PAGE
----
The Civil War In Sudan

The civil war in Sudan continues since the time of the proclamation of its independence. Sudan is divided into northern, southern and western parts. But this section is the handiwork of the British colonialists. In the end of the nineteenth century British colonialists have been carrying out in this country a far-reaching policy that could be characterized as «divide and conquer». They separated the north from the south and put into these two parts of the country two completely different systems of government.

The North has been ruled from the Egyptian capital - Cairo. Islam and the Arabic language were introduced there, and many Sudanese young people were studying in Egyptian universities and then received the responsible places in a highly centralized state apparatus with Khartoum as its capital.

The South has been managed from Nairobi in Kenya. Islam and the Arabic language were banned there.This region received the typical colonial system of government. The British officials ran the entire policy in the small autonomous provinces. The West, Darfur region, has been the separate state since the twelfth century and only in 1916 it was finally annexed to the Sudanby the British colonists. Since then, Darfur delivers many people for the central state apparatus in Khartoum.

In the period before independence in 1956 the British colonial authorities tried to prevent the participation of the northern part of Sudan in the anti-colonial movement of Egyptian President Nasser (who came to power in 1953). That is why the elite of the south of Sudan was mobilized against the North that allegedly "oppresses South and does not allow it to develop".Already in 1955, a year before independence, the civil war was unleashed. In 80-90ies, the rebels from the South have been receivingthe massive support from the United States. Except for a brief period of peace in the 1980s, the civil war continued until January 2005. During this war 2 million people were killed. The peace agreement between north and south implied a transition period during which the two parts of the country will work together to form a federation. In 2011, the South would hold a referendum on secession from the North. But in 2003 a new war - in Darfur - began.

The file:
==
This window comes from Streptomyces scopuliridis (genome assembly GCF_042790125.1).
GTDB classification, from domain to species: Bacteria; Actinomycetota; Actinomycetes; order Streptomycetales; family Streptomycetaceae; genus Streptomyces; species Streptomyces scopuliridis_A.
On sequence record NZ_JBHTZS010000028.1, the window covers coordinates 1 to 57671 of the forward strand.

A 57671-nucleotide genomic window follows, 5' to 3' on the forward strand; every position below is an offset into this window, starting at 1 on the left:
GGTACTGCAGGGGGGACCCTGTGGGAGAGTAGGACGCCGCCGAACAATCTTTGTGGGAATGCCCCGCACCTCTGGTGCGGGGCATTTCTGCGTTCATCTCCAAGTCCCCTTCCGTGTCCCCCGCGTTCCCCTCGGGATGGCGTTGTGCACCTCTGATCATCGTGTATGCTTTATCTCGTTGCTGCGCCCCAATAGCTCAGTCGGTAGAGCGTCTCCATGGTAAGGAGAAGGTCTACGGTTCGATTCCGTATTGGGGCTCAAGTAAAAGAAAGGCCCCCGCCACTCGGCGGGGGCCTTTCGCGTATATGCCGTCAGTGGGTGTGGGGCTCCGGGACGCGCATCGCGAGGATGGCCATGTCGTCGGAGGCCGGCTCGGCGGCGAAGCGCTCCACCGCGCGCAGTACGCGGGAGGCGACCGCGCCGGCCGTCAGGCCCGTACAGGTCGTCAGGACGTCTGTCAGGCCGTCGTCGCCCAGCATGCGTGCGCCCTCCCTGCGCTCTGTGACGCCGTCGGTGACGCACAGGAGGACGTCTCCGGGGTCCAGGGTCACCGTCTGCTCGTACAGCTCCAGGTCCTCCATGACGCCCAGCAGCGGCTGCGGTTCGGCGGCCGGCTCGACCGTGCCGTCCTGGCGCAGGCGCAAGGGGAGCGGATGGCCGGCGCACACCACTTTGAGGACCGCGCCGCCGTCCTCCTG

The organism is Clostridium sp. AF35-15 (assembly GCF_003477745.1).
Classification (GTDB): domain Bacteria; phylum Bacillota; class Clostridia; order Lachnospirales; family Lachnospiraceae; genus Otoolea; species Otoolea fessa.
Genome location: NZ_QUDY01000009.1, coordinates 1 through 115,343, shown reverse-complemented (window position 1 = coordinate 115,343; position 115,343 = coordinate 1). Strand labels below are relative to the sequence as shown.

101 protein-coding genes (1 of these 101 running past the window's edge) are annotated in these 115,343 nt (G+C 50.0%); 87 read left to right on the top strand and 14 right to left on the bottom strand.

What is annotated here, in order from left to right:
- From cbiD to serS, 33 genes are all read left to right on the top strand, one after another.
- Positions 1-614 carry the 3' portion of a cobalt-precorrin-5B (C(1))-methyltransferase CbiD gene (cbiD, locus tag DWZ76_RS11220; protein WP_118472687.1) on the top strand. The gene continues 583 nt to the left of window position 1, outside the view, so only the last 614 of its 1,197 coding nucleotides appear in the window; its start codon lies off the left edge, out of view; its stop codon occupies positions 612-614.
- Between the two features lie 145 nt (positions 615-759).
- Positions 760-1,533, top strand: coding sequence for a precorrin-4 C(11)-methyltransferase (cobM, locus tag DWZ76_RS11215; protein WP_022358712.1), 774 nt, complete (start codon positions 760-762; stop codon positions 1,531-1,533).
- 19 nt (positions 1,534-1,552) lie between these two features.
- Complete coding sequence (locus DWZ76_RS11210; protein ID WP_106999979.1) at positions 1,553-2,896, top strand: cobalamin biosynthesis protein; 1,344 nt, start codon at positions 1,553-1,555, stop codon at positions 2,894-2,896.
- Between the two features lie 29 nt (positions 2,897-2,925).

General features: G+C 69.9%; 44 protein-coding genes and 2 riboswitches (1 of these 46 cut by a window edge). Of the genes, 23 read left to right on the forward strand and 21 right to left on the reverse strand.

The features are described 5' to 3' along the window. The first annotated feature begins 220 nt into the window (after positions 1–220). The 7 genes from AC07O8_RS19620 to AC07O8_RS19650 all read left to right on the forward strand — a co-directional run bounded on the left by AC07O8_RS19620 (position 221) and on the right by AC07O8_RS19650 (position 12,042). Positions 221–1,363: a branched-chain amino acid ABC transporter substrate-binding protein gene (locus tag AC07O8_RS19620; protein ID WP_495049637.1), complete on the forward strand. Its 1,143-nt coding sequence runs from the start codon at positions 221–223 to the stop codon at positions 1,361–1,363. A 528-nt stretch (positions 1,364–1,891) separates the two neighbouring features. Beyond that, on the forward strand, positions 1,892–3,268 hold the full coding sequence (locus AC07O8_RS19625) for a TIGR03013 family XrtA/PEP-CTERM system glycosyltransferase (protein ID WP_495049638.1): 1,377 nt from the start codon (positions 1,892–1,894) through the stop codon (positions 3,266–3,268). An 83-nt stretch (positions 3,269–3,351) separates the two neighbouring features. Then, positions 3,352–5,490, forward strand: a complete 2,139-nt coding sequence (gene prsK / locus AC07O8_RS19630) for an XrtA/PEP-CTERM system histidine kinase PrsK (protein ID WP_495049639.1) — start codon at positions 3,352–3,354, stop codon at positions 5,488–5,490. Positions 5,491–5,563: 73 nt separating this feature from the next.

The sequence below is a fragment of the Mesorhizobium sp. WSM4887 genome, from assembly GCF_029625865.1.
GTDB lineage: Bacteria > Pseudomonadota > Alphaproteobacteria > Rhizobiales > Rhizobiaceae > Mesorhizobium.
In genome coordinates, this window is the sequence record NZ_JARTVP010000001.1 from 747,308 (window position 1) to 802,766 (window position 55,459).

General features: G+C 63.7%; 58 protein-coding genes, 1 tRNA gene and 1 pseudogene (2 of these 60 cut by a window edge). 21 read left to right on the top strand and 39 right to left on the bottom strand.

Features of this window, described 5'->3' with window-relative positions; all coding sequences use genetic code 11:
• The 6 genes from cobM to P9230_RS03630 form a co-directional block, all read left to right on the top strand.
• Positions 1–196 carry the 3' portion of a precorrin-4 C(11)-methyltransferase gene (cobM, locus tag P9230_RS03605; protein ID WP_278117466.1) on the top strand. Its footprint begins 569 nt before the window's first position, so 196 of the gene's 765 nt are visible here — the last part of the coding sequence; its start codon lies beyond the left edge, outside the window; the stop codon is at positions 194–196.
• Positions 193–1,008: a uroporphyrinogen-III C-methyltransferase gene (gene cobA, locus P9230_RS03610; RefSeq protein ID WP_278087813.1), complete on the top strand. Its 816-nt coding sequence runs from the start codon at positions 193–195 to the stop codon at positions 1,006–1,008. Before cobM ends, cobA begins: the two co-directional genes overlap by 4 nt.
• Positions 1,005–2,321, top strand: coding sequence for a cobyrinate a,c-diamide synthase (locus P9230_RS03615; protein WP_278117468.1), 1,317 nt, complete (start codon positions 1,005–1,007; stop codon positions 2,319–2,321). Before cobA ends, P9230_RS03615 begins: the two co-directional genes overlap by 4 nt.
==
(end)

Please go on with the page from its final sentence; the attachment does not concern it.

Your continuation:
The reasons of war are climate change and economic problems

Darfur provides a large number of officials to the central apparatus of the capital - Khartoum. But the region for many years does not receive funds for development. In 2001 a native of Darfur Hussein al-Turabi, the most important ideologue in Khartoum was imprisoned for criticizing the authorities. During the peace talks between North and South the Darfur and its problems stayed without any attention. This fact leads to the formation of two rebel groups among the Darfur elite: the SLM (the Sudanese Liberation Movement) and the JEM (the Justice and Equality Movement). In February and April 2003 they began their first bloody military operations.

But there is another reason for the war in Darfur: the changes in climatic conditions. «According to the UN statistics, rainfall in the region decreased by 40% since early 80s,» - said UN Secretary General Ban Ki-moon. «Previously the nomads live in peace with the peasants. But because of the lack of rainfall, the greater the peasants began to defend their land, not allowing the nomads. By 2003 this led to the outbreak of the tragedy». Since the beginning of the war in Darfur in 2003, it killed about 200,000 people and 2.5 million people fled and now live in refugee camps. It may not sounds as a surprise that this has its effect on the local economy as doing business in Sudan is a very dangerous job nowadays.